Just four months ago, Odenton residents could learn all they wanted to know about the three massive communities being built around them by looking out their windows.

Big dump trucks clogged the roads and acres and acres of land were cleared. At the Seven Oaks site, families were moving into town houses and single-family homes -- the first wave of what would eventually be 15,000 new area residents.

The year started out as a turning point for Odenton. Plans for the three developments -- Seven Oaks, Piney Orchard and Russett Center -- had been on the books for years, but 1990 was when bulldozers finally moved in.

Now, the future of Odenton's development isn't so clear. Residents wanting growth control battled with the developers over new regulations.

The war ended in October on the floor of the County Council, with the passage of a bill limiting development of a commercial parcel known as the Odenton Town Center.

The builder of Seven Oaks, the Halle Cos., then pulled out of a deal with the state that could have assured a MARC commuter train station at Town Center -- something wanted by both developers and community residents.

Halle had offered to donate six acres of land for the train station and build three ramps onto Route 32 -- which the company argued were necessary for the Town Center concept to work. In exchange, the state would buy 32 acres along Route 32 it needed for a road upgrade.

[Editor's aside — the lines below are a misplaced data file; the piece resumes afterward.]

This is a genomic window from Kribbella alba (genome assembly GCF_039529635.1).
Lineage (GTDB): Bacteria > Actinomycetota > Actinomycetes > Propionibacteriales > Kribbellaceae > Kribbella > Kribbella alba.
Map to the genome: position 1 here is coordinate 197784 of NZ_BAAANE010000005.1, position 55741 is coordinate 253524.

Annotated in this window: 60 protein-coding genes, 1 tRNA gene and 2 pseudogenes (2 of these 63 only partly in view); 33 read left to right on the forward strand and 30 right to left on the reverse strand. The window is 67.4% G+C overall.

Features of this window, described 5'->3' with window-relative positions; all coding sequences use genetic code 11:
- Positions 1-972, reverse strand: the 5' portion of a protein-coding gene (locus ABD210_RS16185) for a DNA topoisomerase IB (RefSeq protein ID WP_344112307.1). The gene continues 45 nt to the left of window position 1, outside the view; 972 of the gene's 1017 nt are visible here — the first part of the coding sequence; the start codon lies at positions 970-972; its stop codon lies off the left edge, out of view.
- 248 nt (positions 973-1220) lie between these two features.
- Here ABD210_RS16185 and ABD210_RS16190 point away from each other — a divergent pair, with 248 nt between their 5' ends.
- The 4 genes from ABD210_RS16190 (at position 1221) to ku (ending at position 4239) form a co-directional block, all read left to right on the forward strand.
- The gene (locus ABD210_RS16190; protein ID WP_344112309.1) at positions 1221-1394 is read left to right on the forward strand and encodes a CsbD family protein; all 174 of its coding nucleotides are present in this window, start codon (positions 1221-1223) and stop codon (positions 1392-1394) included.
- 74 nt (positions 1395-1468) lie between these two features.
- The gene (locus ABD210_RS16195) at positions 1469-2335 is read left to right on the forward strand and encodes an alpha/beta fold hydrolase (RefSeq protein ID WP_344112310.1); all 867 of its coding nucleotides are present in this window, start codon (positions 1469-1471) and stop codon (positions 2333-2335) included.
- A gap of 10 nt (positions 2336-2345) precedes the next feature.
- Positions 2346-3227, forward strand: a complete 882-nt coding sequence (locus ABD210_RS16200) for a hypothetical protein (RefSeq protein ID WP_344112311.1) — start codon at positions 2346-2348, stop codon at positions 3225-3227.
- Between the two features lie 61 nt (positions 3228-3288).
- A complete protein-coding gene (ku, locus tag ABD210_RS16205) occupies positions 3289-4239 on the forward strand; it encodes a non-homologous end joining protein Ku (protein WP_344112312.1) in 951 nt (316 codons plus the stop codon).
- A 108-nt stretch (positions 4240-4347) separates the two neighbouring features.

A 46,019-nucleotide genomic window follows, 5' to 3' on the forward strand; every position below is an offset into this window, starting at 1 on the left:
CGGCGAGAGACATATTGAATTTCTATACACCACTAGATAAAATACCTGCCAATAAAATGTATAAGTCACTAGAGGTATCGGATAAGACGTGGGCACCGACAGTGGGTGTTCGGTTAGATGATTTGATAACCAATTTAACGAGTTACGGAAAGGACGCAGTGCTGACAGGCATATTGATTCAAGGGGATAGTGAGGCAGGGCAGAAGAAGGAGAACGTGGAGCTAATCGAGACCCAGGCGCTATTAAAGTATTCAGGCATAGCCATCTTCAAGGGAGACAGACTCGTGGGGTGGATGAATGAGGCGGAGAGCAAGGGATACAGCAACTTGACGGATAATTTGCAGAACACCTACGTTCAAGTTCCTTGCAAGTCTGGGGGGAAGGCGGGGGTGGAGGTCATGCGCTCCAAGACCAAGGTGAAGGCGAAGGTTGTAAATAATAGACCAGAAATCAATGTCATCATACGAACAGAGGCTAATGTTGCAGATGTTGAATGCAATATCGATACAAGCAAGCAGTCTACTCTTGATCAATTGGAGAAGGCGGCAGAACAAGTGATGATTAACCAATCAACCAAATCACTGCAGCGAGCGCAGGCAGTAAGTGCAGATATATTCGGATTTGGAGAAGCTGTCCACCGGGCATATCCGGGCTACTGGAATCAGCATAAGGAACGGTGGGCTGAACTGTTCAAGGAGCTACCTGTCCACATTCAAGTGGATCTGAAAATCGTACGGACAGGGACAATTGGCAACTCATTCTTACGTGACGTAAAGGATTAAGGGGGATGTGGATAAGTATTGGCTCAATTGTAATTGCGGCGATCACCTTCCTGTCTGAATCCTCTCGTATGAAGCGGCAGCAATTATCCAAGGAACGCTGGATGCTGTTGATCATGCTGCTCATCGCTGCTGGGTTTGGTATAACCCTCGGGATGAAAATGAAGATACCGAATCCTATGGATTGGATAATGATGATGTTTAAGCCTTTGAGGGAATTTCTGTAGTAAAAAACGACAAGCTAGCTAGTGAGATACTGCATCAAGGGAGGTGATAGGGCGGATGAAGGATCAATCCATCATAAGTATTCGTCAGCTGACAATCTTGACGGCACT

But when the bill passed, Halle said the deal with the state wasn't worth signing because of the uncertainty of what could be built in a 218-acre Town Center.

Halle then sued the county over its failure to enlarge the Patuxent Wastewater Treatment Plant, claiming the county backed out of an earlier deal.

Without the expansion, Halle vice president Stephen Fleischman argued, only about half the Seven Oaks project can be built. Thus, he said, the company shouldn't be forced to build an elementary school required by the county.

The whole issue ended up in a courtroom. Halle lost -- although the judge was sympathetic to Fleischman's argument, he cited the lack of a written agreement on the plant expansion in issuing his ruling -- and was forced to pay the county $2.1 million, the second of three payments to finance the new elementary school.

The company has since failed to secure bank backing for its third $2 million payment, due next year.

That failure has opened the door for the county to consider issuing a stop-work order at the site, which could shut down work at the 4,700-unit development, on Route 32 opposite Fort Meade, indefinitely. Deputy County Attorney Steven LeGendre said last week he is considering taking Halle to court again.

"We had heard about the projects for a long time," said Pat Wellford, president of the Odenton Improvement Association. "This past year, we actually saw them come out of the ground."

Russett Center, a 3,500-unit development between Route 198 and the Baltimore-Washington Parkway, finished clearing land and has just contracted out for building its first phase. Piney Orchard, with 4,000 homes, has just about completed building its roads.

Seven Oaks, however, remains the only development of the three to have residents. But some of them, Wellford said, may be getting nervous about the future.

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